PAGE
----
Chlorine has many uses in society, be it sanitising your local pool from grubby individuals or providing freshly bleached jeans for marauding groups of English skinheads.
But now boffins at University of Toronto have found that chlorine can help create ultra efficient OLED flat panel displays and lighting for a variety of appliances with just a one atom-thick layer of the chemical.
The scientists devised a method of creating the organic light-emitting diode (OLED) devices that significantly reduces the complexity of the technology and improving its efficiency by engineering a thin sheet of cholrine onto the industry standard indium tin oxide electrode material that is currently found in flat panels.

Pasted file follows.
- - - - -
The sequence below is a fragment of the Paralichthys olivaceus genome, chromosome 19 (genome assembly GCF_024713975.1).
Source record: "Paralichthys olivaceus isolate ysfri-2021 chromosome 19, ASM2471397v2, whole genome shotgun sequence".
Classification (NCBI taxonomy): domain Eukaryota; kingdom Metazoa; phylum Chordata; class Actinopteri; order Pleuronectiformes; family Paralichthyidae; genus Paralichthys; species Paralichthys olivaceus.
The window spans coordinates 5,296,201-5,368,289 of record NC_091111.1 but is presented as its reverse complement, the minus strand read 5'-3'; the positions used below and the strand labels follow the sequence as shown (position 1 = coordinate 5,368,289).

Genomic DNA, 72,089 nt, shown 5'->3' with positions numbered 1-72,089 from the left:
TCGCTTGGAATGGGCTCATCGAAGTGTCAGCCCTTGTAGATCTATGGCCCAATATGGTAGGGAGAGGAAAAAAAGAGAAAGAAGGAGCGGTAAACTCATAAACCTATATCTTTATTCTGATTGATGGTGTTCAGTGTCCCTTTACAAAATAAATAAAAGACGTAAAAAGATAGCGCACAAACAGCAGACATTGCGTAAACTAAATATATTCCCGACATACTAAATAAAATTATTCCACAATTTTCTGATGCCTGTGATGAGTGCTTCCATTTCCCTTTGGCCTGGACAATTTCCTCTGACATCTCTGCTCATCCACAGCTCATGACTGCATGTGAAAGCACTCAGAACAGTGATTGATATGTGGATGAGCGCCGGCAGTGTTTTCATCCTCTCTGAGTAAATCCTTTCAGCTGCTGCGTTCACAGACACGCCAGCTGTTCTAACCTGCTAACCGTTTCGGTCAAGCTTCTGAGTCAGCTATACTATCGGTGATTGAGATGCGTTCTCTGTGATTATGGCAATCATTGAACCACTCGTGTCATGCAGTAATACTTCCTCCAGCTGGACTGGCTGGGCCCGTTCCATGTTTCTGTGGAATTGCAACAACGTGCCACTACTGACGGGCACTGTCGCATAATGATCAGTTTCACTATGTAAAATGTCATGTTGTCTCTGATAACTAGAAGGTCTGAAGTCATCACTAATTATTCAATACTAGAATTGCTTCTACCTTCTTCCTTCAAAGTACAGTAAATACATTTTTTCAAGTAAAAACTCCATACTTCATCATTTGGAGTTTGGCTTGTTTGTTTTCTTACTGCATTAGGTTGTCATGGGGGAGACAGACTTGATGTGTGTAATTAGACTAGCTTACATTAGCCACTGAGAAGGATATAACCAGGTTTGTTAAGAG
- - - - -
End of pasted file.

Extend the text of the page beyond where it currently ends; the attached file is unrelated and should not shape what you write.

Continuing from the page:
Essentially the scientists were able to create a more efficient medium for electrical transfer rather than the usual “several costly layers” that are traditionally used.
The researchers were able to do this by developing a UV light assisted process to achieve chlorination rather than less reliable and more hazardous chlorine gas.
“It turns out that it’s remarkably easy to engineer this one-atom thick layer of chlorine onto the surface of ITO,” says researcher Michael Helander.
When tested, the scientists found that the new Cl-OLED performed markedly better at very high brightness in comparison to standard OLEDs, which are themselves regarded as highly efficient as a display.
According to Helander “the challenge in conventional OLEDs is that as you increase the brightness, the efficiency drops off rapidly,” but by chlorinating the ITO they were able to double the efficiency of OLEDs.
The scientists claim that their method can also reduce costs by simplifying the manufacturing process, “reducing the number of manufacturing steps and equipment,” and will help enable mass production of OLED devices into the mainstream for display panels in the future, with larger products currently on the market often seen at the higher end of the price spectrum.